Prior to reading Edsa Uno, I always thought that there's nothing new to know about the People Power Revolution in 1986 that happened in 4 days—from Saturday, 22 February, to Tuesday, the 25th. I was 12 years old at that time, and we were living just in front of one of the camps, Camp Aguinaldo, where some of the historic events took place. I distinctly remember my parents buying a whole box of bread. When I asked them what it was for, they just replied, "We're giving it to the soldiers." So in a way, by virtue of proximity, I was there during People Power I.
To say that Edsa Uno has been a very enlightening read would be an understatement. I never knew that Enrile and Ramos was involved in a coup attempt to oust Marcos just a few days before Edsa. I never knew that Enrile harbored ambition to be the leader of our country in a junta government. I never knew that there was a brief power struggle during those 4 days between the camps of Corazon Aquino and the military defectors (Enrile and Ramos). I never knew that Marcos was more or less kidnapped by the US government when he left Malacañang Palace with his family. I never knew that I didn't know a lot of things. It's a great feeling, this finally knowing. It would feel even greater if other people would know too.
Stuart-Santiago's book, for all intents and purposes, is a chronology. Edsa Uno presents all the details that happened during those fateful days. The research that went into this chronology is admirable. Stuart-Santiago's narrative is filled with first-hand accounts of people who played a part during this momentous period in Philippine history. Actually, most of the book is just that—people telling what was happening at a particular time. It feels wonderful reading their stories. With their stories, I kept imagining myself right in the thick of things. When these people recounted how they feared for their lives when they formed a human barricade to stop the tanks from getting to the military camps, you really feel the tension.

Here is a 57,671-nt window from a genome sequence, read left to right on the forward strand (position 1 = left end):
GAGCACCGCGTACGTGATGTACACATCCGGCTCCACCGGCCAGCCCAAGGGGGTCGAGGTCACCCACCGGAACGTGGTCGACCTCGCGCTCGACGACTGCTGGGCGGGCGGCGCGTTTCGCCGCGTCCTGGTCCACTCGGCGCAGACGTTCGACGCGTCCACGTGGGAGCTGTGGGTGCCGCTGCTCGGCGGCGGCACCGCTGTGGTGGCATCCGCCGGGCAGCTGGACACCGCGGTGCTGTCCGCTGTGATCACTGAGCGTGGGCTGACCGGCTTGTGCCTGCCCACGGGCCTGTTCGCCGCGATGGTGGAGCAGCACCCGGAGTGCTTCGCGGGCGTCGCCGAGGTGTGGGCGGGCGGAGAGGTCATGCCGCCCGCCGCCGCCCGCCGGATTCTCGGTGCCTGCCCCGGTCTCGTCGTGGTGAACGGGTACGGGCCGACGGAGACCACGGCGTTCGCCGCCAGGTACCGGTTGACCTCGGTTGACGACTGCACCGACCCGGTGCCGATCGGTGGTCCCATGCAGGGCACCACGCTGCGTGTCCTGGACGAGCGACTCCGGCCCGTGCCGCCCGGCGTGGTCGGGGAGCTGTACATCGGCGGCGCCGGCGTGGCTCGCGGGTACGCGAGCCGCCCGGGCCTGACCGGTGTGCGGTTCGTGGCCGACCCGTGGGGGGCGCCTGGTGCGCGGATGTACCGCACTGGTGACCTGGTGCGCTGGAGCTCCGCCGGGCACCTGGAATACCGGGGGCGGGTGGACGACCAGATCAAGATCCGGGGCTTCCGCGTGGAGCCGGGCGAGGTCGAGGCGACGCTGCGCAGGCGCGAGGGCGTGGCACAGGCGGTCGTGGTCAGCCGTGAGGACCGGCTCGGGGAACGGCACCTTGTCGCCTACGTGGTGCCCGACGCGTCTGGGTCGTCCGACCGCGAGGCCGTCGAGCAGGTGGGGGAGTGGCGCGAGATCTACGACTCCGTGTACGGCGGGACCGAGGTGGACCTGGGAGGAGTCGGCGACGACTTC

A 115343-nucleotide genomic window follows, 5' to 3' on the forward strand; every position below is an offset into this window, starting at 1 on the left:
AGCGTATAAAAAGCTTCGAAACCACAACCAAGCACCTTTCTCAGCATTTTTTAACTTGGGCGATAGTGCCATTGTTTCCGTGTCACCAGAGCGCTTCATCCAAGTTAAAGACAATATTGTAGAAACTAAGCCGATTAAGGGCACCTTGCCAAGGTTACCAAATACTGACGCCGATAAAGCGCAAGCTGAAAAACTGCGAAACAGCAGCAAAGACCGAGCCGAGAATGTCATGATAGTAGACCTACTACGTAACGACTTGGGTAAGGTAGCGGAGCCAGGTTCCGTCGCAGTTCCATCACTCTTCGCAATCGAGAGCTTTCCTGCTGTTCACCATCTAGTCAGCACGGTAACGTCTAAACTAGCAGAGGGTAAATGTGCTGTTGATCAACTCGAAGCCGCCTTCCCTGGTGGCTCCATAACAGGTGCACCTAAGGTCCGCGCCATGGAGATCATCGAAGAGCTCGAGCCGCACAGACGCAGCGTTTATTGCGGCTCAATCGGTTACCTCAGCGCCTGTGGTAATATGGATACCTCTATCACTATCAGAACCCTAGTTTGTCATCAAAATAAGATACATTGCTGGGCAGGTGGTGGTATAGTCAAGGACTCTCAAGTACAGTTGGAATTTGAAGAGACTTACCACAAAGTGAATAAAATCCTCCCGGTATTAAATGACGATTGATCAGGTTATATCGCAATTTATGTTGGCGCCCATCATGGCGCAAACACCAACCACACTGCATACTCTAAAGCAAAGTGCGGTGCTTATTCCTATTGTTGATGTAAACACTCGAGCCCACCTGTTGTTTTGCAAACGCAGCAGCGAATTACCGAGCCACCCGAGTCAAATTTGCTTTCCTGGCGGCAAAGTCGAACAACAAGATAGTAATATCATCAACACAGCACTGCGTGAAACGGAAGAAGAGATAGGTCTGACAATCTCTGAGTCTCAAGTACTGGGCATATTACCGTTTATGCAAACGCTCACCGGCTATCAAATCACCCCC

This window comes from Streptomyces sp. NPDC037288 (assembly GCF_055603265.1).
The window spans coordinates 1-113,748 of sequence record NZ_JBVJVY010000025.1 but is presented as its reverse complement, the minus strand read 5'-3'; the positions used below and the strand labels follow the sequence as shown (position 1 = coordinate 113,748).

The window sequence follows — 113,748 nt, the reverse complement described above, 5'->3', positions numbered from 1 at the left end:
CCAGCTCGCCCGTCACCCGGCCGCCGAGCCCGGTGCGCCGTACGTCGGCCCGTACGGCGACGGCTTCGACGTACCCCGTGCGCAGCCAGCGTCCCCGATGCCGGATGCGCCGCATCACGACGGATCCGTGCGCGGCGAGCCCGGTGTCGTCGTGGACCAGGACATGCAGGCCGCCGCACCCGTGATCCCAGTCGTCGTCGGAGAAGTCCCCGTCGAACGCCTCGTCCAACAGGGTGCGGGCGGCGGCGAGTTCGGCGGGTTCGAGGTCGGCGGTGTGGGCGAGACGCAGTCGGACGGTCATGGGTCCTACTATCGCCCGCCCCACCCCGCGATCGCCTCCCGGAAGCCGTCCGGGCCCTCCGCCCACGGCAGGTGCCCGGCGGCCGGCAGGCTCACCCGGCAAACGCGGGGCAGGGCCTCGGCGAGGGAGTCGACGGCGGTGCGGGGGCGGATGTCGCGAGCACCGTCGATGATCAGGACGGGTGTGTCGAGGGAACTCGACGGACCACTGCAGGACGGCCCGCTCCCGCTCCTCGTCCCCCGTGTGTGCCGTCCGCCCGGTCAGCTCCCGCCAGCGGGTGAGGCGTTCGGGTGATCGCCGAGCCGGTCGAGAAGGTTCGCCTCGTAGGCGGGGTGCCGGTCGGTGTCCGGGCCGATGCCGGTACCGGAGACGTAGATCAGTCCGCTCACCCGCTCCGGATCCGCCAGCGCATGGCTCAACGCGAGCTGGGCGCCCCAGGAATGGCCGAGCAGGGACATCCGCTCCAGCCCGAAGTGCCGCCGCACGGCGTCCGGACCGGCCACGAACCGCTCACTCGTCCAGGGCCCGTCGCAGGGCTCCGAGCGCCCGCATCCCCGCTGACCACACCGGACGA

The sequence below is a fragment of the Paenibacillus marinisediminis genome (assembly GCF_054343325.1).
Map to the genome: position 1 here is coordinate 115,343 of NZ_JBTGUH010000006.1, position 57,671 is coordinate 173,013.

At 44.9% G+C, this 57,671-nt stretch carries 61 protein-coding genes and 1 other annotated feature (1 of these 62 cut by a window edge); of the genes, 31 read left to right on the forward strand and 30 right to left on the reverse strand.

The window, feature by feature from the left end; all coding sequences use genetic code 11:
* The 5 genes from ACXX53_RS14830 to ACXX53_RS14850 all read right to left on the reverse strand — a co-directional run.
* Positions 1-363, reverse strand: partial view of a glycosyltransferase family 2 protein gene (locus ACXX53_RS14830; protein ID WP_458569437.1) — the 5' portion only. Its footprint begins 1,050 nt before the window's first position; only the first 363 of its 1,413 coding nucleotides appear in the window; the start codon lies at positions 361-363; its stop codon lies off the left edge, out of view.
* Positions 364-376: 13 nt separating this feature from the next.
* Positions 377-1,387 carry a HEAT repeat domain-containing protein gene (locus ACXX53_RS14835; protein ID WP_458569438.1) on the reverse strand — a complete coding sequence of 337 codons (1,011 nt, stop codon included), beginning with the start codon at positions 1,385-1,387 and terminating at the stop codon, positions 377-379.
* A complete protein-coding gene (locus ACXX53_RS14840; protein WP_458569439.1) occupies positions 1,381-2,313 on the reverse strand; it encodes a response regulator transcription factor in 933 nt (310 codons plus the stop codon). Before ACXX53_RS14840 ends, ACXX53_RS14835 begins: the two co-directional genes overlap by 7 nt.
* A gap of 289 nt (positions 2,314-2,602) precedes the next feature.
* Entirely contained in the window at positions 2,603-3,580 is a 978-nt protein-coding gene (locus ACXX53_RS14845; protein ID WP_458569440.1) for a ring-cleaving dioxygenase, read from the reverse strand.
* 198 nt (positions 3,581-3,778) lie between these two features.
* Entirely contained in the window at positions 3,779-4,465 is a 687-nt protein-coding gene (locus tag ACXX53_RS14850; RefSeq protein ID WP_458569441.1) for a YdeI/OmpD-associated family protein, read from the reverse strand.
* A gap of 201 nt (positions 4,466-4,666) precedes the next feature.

By the book's end, I wonder why we never fully realized the promise of the revolution. Here we still are, in a country ruled by the elite. Edsa Uno does make an analysis of what went right and wrong for the Philippines in line with the peaceful revolution of 1986. It even compares that event with the two other revolutions that happened in 2001, events which also transpired in Edsa, that highway that all residents of Manila are all familiar with. It's a bit disheartening to read the closing sections of the book. However, the book still makes it clear—People Power I was indeed a success, but the events after it are another matter altogether.
Reading Edsa Uno, I am reminded of the opening line in Charles Dickens's A Tale of Two Cities. It was the best of times, it was the worst of times. The mid 1980s under the Marcos dictatorship was probably the worst of times for most Filipinos. But those years were a catalyst in bringing out the best among us, Filipinos. And for 4 days, the Filipino spirit was in its best form for all the world to see.
Read this book if:
- You've always been fascinated by the peaceful Philippine revolution of 1986.
- You know that history isn't boring at all.
- You just want to know.